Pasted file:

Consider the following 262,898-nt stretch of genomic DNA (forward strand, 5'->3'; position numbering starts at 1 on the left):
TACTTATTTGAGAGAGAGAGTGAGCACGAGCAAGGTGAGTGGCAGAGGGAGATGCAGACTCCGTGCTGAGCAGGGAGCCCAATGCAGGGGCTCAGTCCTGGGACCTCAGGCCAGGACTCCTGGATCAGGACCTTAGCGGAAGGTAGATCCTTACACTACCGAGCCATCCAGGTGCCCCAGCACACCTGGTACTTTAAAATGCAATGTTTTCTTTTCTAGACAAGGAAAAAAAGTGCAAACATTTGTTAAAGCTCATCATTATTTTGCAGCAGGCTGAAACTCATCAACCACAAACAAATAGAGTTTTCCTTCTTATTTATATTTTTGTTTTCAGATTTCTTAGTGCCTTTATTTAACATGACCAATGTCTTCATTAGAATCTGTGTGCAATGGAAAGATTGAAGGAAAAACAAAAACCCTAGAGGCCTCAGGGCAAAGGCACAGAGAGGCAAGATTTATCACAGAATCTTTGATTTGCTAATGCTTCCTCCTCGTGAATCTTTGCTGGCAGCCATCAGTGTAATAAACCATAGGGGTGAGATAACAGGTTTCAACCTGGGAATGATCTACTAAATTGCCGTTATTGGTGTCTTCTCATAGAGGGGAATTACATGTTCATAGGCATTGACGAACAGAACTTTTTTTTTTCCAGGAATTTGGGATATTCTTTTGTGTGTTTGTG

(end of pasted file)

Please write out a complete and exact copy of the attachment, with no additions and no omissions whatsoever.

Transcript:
Consider the following 262,898-nt stretch of genomic DNA (forward strand, 5'->3'; position numbering starts at 1 on the left):
TACTTATTTGAGAGAGAGAGTGAGCACGAGCAAGGTGAGTGGCAGAGGGAGATGCAGACTCCGTGCTGAGCAGGGAGCCCAATGCAGGGGCTCAGTCCTGGGACCTCAGGCCAGGACTCCTGGATCAGGACCTTAGCGGAAGGTAGATCCTTACACTACCGAGCCATCCAGGTGCCCCAGCACACCTGGTACTTTAAAATGCAATGTTTTCTTTTCTAGACAAGGAAAAAAAGTGCAAACATTTGTTAAAGCTCATCATTATTTTGCAGCAGGCTGAAACTCATCAACCACAAACAAATAGAGTTTTCCTTCTTATTTATATTTTTGTTTTCAGATTTCTTAGTGCCTTTATTTAACATGACCAATGTCTTCATTAGAATCTGTGTGCAATGGAAAGATTGAAGGAAAAACAAAAACCCTAGAGGCCTCAGGGCAAAGGCACAGAGAGGCAAGATTTATCACAGAATCTTTGATTTGCTAATGCTTCCTCCTCGTGAATCTTTGCTGGCAGCCATCAGTGTAATAAACCATAGGGGTGAGATAACAGGTTTCAACCTGGGAATGATCTACTAAATTGCCGTTATTGGTGTCTTCTCATAGAGGGGAATTACATGTTCATAGGCATTGACGAACAGAACTTTTTTTTTTCCAGGAATTTGGGATATTCTTTTGTGTGTTTGTG